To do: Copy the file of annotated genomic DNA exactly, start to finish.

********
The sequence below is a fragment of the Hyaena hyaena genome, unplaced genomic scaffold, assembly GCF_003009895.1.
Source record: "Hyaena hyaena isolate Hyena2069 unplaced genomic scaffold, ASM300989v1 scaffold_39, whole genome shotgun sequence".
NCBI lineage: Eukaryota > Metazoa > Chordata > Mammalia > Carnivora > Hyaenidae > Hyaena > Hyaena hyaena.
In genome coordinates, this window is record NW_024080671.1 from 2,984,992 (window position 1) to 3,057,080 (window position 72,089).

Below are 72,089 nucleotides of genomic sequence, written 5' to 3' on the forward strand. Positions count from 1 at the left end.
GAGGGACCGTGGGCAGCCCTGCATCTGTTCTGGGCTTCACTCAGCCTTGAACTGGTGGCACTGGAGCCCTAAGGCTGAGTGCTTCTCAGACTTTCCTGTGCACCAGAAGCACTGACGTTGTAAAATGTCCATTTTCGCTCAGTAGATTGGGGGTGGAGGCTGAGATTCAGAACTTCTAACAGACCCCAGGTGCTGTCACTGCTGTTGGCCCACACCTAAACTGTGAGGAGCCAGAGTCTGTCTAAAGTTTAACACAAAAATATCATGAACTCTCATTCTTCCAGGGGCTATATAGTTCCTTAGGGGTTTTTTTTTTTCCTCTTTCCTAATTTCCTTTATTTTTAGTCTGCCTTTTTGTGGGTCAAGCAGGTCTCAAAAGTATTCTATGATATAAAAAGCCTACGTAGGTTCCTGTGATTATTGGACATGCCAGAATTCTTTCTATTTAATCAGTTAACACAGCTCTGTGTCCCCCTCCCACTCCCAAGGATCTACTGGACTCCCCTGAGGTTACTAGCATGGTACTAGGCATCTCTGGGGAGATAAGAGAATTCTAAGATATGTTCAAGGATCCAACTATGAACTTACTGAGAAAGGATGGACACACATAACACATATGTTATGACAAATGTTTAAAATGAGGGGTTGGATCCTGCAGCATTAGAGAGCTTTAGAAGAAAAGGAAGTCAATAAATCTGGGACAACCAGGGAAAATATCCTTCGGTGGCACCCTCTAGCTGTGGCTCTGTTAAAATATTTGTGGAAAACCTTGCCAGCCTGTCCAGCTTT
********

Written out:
The sequence below is a fragment of the Hyaena hyaena genome, unplaced genomic scaffold, assembly GCF_003009895.1.
Source record: "Hyaena hyaena isolate Hyena2069 unplaced genomic scaffold, ASM300989v1 scaffold_39, whole genome shotgun sequence".
NCBI lineage: Eukaryota > Metazoa > Chordata > Mammalia > Carnivora > Hyaenidae > Hyaena > Hyaena hyaena.
In genome coordinates, this window is record NW_024080671.1 from 2,984,992 (window position 1) to 3,057,080 (window position 72,089).

Below are 72,089 nucleotides of genomic sequence, written 5' to 3' on the forward strand. Positions count from 1 at the left end.
GAGGGACCGTGGGCAGCCCTGCATCTGTTCTGGGCTTCACTCAGCCTTGAACTGGTGGCACTGGAGCCCTAAGGCTGAGTGCTTCTCAGACTTTCCTGTGCACCAGAAGCACTGACGTTGTAAAATGTCCATTTTCGCTCAGTAGATTGGGGGTGGAGGCTGAGATTCAGAACTTCTAACAGACCCCAGGTGCTGTCACTGCTGTTGGCCCACACCTAAACTGTGAGGAGCCAGAGTCTGTCTAAAGTTTAACACAAAAATATCATGAACTCTCATTCTTCCAGGGGCTATATAGTTCCTTAGGGGTTTTTTTTTTTCCTCTTTCCTAATTTCCTTTATTTTTAGTCTGCCTTTTTGTGGGTCAAGCAGGTCTCAAAAGTATTCTATGATATAAAAAGCCTACGTAGGTTCCTGTGATTATTGGACATGCCAGAATTCTTTCTATTTAATCAGTTAACACAGCTCTGTGTCCCCCTCCCACTCCCAAGGATCTACTGGACTCCCCTGAGGTTACTAGCATGGTACTAGGCATCTCTGGGGAGATAAGAGAATTCTAAGATATGTTCAAGGATCCAACTATGAACTTACTGAGAAAGGATGGACACACATAACACATATGTTATGACAAATGTTTAAAATGAGGGGTTGGATCCTGCAGCATTAGAGAGCTTTAGAAGAAAAGGAAGTCAATAAATCTGGGACAACCAGGGAAAATATCCTTCGGTGGCACCCTCTAGCTGTGGCTCTGTTAAAATATTTGTGGAAAACCTTGCCAGCCTGTCCAGCTTT